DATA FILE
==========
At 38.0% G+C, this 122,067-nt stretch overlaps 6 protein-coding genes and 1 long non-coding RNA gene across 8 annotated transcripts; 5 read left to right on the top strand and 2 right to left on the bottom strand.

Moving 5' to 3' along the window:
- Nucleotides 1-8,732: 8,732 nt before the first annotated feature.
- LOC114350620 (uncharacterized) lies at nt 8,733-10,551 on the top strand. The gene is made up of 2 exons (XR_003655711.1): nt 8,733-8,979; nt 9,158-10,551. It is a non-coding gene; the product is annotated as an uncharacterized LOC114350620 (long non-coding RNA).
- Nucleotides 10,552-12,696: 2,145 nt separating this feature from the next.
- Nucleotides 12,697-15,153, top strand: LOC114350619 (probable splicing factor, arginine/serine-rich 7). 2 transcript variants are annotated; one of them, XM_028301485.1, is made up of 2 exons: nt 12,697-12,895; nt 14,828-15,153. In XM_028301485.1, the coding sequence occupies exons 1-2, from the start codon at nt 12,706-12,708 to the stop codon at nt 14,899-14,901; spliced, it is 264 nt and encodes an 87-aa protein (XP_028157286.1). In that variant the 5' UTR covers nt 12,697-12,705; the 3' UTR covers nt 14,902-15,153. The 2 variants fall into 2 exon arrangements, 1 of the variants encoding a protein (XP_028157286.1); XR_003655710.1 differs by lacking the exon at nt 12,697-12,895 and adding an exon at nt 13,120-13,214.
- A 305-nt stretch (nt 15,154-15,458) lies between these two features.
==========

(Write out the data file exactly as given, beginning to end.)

At 38.0% G+C, this 122,067-nt stretch overlaps 6 protein-coding genes and 1 long non-coding RNA gene across 8 annotated transcripts; 5 read left to right on the top strand and 2 right to left on the bottom strand.

Moving 5' to 3' along the window:
- Nucleotides 1-8,732: 8,732 nt before the first annotated feature.
- LOC114350620 (uncharacterized) lies at nt 8,733-10,551 on the top strand. The gene is made up of 2 exons (XR_003655711.1): nt 8,733-8,979; nt 9,158-10,551. It is a non-coding gene; the product is annotated as an uncharacterized LOC114350620 (long non-coding RNA).
- Nucleotides 10,552-12,696: 2,145 nt separating this feature from the next.
- Nucleotides 12,697-15,153, top strand: LOC114350619 (probable splicing factor, arginine/serine-rich 7). 2 transcript variants are annotated; one of them, XM_028301485.1, is made up of 2 exons: nt 12,697-12,895; nt 14,828-15,153. In XM_028301485.1, the coding sequence occupies exons 1-2, from the start codon at nt 12,706-12,708 to the stop codon at nt 14,899-14,901; spliced, it is 264 nt and encodes an 87-aa protein (XP_028157286.1). In that variant the 5' UTR covers nt 12,697-12,705; the 3' UTR covers nt 14,902-15,153. The 2 variants fall into 2 exon arrangements, 1 of the variants encoding a protein (XP_028157286.1); XR_003655710.1 differs by lacking the exon at nt 12,697-12,895 and adding an exon at nt 13,120-13,214.
- A 305-nt stretch (nt 15,154-15,458) lies between these two features.